Total Knee Joint Replacement Risks
A knee replacement is one of the most commonly performed orthopaedic surgeries and is usually very successful in treating knee arthritis- relieving pain and restoring knee function. Most people who undergo a total knee joint replacement do not suffer any complications however, it is important to remember that any surgical procedure involves risks. Some of these complications are serious so it is important that you and your surgeon discuss these carefully to ensure that for you, the potential benefits outweigh the risks.
More common complications (affecting 2-5% of patients) include:
The knee will be sore after the operation. If you are in pain, it is important to tell staff so that medicines can be given. Pain will improve with time. Rarely, pain will be a chronic problem and may be due to any of the other complications listed below, or, for no obvious reason. Rarely, some replaced knees can remain painful.
A blood transfusion or iron tablets may occasionally be required. Rarely, the bleeding may form a blood clot or large bruise within the knee which may become painful and require an operation to remove it.
Bruising is common and expected in knee replacement. The amount varies due to many factors. At times it can be severe and slow down recovery
- Deep Vein Thrombosis (DVT):
A DVT is a blood clot in a vein. The risks of developing a DVT are greater after any surgery (and especially bone surgery). DVT can pass in the blood stream and be deposited in the lungs. Your surgeon may give you medication to try and limit the risk of DVTs from forming, may ask you to wear stockings on your legs or to use foot pumps to keep blood circulating around the leg. Starting to walk and moving early is one of the best ways to prevent blood clots from forming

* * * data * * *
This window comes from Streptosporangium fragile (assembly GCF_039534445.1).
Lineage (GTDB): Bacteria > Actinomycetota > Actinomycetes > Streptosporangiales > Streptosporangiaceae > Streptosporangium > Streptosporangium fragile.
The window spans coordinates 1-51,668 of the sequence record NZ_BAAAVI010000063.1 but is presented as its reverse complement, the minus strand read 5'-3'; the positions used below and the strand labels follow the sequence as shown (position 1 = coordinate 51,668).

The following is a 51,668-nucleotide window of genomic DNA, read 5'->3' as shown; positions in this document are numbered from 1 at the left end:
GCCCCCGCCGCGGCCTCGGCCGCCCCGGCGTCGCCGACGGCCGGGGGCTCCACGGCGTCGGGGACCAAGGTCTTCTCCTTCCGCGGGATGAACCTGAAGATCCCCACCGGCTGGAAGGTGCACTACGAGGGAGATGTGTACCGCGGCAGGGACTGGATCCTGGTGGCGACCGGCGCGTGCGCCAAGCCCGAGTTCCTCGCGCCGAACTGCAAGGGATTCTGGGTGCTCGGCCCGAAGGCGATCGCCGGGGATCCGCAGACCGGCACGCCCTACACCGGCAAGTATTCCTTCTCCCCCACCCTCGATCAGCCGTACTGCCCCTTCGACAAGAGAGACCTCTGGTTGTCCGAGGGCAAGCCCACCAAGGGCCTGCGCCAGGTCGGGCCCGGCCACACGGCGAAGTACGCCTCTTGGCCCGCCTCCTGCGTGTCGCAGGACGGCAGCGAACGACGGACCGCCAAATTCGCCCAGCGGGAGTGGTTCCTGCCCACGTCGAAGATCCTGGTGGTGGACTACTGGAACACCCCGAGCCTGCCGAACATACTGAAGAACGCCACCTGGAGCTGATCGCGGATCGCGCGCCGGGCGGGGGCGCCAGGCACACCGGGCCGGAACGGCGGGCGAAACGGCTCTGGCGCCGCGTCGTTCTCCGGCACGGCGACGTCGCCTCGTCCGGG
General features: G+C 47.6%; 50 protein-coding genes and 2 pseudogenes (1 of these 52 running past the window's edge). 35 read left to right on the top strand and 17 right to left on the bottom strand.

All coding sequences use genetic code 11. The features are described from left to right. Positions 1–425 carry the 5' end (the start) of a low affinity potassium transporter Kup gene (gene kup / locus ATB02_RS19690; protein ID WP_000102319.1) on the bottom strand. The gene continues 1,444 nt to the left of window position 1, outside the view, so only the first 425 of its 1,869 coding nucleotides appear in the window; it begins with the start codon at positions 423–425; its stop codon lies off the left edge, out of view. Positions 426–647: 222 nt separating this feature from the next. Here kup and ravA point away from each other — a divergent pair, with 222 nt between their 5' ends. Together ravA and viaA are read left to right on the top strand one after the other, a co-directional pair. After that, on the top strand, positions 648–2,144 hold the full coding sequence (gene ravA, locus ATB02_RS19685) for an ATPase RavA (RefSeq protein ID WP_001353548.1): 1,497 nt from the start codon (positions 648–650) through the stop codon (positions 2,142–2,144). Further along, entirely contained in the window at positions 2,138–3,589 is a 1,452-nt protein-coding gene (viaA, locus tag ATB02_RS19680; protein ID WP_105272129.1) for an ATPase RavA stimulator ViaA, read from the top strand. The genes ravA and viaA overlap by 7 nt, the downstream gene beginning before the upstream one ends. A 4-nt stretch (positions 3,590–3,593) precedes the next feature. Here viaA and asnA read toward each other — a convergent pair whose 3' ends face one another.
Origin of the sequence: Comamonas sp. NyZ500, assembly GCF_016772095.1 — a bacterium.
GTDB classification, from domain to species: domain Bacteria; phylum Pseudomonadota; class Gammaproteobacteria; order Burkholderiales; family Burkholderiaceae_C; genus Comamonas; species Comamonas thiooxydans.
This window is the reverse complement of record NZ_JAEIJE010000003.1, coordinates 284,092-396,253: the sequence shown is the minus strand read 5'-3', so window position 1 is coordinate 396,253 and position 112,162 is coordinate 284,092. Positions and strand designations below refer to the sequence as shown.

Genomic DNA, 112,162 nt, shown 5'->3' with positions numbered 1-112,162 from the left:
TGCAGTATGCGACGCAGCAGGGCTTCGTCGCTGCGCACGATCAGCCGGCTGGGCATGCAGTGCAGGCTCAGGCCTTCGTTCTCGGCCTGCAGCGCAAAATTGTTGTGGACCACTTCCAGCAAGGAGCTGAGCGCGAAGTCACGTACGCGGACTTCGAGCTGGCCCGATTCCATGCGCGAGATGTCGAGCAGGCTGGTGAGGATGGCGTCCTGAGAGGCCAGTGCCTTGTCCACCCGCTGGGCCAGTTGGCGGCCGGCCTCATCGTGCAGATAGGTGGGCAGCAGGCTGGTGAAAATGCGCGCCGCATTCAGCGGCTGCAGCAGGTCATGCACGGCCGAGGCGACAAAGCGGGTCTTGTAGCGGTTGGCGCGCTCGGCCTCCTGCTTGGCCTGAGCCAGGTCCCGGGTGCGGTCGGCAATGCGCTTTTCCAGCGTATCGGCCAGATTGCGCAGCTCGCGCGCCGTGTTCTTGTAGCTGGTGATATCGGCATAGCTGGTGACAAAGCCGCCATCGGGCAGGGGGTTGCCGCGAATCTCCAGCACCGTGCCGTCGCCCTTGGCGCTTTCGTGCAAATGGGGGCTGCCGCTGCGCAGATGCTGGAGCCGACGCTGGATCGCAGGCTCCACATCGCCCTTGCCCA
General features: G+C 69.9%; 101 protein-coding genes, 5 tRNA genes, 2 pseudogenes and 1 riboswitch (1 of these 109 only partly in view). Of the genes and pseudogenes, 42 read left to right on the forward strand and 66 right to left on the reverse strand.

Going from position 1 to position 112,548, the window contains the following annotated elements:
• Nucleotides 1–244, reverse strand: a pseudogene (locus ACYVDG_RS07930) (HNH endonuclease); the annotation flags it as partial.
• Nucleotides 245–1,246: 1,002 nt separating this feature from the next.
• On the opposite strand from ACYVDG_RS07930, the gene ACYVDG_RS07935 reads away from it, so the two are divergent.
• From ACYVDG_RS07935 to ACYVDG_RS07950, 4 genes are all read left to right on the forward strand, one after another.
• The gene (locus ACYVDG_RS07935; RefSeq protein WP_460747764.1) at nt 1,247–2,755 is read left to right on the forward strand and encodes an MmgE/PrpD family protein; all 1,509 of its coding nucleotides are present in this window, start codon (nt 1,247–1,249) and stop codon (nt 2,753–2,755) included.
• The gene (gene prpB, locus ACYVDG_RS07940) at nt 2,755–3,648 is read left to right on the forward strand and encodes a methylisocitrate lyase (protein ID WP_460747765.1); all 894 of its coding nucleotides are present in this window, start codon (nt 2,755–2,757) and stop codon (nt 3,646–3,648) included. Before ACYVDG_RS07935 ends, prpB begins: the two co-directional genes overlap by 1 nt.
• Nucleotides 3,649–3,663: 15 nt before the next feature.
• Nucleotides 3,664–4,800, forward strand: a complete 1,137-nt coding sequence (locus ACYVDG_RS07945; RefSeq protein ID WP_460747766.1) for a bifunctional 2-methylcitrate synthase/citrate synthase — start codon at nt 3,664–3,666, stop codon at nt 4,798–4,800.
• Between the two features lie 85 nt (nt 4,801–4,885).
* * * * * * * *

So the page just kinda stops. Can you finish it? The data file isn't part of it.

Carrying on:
- Knee Stiffness:
May occur after the operation, especially if the knee is stiff before the surgery. Manipulation of the joint (under general anaesthetic) may be necessary or even revision knee replacement.
- Prosthesis Wear:
With modern operating techniques and new implants, knee replacements last many years. In some cases, they fail earlier. The reason is often unknown. The plastic bearing is the most commonly worn away part.
Nearly all patients will have a small numb patch of skin on the outside of the leg just below the knee. This is because of the incision. It has no functional consequences and after a while is usually forgotten about by most patients.
Less common complications (affecting 1-2% of patients) include:
You will be given antibiotics at the time of the operation and the procedure will also be performed in sterile conditions with sterile equipment. Despite this, infections still occur. The wound site may become red, hot and painful. There may also be a discharge of fluid or pus. This is usually treated with antibiotics and an operation to washout the joint may be necessary. In rare cases, the prostheses may be removed and replaced at a later date. The infection can sometimes lead to sepsis (blood infection) and strong antibiotics are required.
Rare complications (affecting less than 1% of patients) include:
- Pulmonary embolism (PE):
A PE is the spread of a blood clot to the lungs and can affect your breathing. This can be fatal.
- Altered wound healing:
The wound may become red, thickened and painful (keloid scar) especially in patients of certain races.
- Nerve Damage:
Damage to the small nerves of the knee is a risk. This may cause temporary or permanent altered sensation around the knee. There may also be damage to the peroneal nerve, this may cause temporary or permanent weakness or altered sensation of the lower leg or foot.
- Bone Damage:
Bone may be broken when the prosthesis (false joint) is inserted. This may require fixation, either at time or at a later operation.
- Blood Vessel Damage:
The vessels at the back of the knee may be damaged and may require further surgery.
Extremely rarely, events can occur when complications cannot be resolved and the leg requires amputation.